Today, the U.S. Department of Energy (DOE) recognized Better Buildings Challenge partner Life Time, Inc. for energy efficiency advances made throughout its portfolio of athletic country clubs. DOE staff and Life Time leadership toured the organization’s Chanhassen club to see firsthand the technologies and procedures that have allowed Life Time to increase its energy efficiency by nearly 40% across its buildings portfolio of 16 million square feet.
In 2017, Life Time became the first health club to join the Better Buildings Challenge by committing to reduce its energy intensity by 20% in 10 years. Now, the company has achieved this goal three years early through a variety of energy and water efficiency and conservation measures.
To achieve its energy efficiency goal, Life Time retrofitted interior and exterior lighting to LED, retrocommissioned more than 3,000 rooftop units, installed advanced controls, and used an energy-management system to analyze and optimize HVAC and other energy demands. By coupling this system with its class scheduler, Life Time also plans to ensure that the more than 750,000 classes it holds each year are automatically heated and cooled more efficiently.
The energy-management system also helped Life Time weather the COVID-19 pandemic. Like many businesses, Life Time was ordered to temporarily cease operations in 2020. With clubs that typically operate 20+ hours per day, seven days a week, this presented an opportunity for Life Time’s facilities-management team to proactively implement measures to avoid potential energy waste. During the closure period, Life Time analyzed data across all its buildings and rescheduled over 5,000 pieces of equipment, directly saving over 86 million kWh of electricity, 6.5 million therms of natural gas, and 600 million gallons of water.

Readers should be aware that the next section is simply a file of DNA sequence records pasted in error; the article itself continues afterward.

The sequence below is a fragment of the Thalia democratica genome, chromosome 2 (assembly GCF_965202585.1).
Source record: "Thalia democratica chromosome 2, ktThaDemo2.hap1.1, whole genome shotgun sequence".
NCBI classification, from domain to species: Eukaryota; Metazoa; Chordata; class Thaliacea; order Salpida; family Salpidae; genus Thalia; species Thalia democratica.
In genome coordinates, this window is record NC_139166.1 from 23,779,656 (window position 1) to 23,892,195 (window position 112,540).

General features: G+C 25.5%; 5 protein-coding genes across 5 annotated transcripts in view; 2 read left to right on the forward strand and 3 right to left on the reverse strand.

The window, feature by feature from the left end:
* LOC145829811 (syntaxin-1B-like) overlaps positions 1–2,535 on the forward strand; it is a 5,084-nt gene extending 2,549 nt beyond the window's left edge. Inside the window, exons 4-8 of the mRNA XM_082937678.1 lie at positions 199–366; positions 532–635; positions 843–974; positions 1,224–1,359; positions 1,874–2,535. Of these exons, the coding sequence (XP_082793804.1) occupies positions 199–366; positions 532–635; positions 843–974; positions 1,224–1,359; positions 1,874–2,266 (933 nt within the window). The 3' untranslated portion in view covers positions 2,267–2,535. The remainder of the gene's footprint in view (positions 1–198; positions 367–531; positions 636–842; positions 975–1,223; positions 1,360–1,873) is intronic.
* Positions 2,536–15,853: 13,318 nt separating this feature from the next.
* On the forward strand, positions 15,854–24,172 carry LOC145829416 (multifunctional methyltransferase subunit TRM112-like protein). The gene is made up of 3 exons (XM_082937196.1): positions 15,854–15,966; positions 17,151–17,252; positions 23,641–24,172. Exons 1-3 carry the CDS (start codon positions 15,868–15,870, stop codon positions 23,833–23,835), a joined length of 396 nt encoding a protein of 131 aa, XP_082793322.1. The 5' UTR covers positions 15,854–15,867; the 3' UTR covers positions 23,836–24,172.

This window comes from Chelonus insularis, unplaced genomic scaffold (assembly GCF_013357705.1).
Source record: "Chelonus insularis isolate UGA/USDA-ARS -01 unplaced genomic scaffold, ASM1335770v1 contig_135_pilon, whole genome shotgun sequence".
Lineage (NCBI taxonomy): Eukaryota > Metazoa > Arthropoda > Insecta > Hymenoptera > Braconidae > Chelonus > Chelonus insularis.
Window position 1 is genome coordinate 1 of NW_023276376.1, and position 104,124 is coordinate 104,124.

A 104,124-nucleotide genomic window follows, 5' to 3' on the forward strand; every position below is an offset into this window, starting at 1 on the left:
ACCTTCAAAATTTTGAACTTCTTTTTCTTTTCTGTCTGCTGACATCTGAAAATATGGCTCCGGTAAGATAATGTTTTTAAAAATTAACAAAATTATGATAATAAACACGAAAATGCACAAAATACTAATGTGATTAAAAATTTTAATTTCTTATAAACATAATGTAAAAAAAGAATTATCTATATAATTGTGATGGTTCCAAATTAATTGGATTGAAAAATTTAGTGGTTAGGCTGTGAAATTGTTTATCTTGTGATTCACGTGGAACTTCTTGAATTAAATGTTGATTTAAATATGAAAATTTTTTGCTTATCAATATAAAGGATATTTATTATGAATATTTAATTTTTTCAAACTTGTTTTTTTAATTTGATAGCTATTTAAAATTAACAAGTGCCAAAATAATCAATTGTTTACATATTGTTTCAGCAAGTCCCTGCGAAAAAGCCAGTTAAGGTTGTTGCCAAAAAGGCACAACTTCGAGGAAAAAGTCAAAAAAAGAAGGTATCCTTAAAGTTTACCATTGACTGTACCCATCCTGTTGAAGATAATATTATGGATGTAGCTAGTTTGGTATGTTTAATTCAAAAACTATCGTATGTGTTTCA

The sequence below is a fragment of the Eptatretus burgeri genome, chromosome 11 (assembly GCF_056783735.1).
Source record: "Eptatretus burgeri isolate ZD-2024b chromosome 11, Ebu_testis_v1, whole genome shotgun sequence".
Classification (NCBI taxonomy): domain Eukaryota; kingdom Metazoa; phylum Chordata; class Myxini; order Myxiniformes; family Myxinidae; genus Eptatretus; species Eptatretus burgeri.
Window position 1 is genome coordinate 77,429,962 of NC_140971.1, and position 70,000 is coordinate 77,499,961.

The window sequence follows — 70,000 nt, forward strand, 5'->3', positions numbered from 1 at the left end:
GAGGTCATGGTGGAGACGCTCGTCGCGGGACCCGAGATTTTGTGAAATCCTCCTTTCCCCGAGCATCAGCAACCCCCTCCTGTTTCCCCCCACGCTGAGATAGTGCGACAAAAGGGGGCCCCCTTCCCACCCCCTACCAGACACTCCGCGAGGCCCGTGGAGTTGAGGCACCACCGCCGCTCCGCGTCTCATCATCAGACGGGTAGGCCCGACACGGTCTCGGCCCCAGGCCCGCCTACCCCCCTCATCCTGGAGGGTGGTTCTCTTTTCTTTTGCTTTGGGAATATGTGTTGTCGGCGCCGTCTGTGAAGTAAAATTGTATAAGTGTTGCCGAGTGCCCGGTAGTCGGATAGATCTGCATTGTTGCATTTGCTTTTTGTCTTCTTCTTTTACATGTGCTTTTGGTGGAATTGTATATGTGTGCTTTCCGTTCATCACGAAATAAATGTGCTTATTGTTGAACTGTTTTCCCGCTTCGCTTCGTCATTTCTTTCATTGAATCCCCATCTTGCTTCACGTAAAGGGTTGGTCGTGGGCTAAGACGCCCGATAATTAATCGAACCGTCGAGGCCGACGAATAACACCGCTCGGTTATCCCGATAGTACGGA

As one of the largest operators of pools (300+), saunas and steam rooms nationally, Life Time has also made strides to reduce water use through a series of pool and irrigation facility projects including a steam room optimization solution across its full portfolio that includes cutting down peak demand and run-time of steam rooms.
The Better Buildings Challenge is one component of the Better Buildings Initiative, through which DOE partners with public and private sector organizations to make commercial, public, industrial, and residential buildings more efficient, thereby saving energy and money while reducing emissions and strengthening the economy. To date, more than 900 Better Buildings Partners have saved more than $15 billion in energy costs while sharing their innovative strategies. Discover more than 3,000 of these solutions in the Better Buildings Solution Center.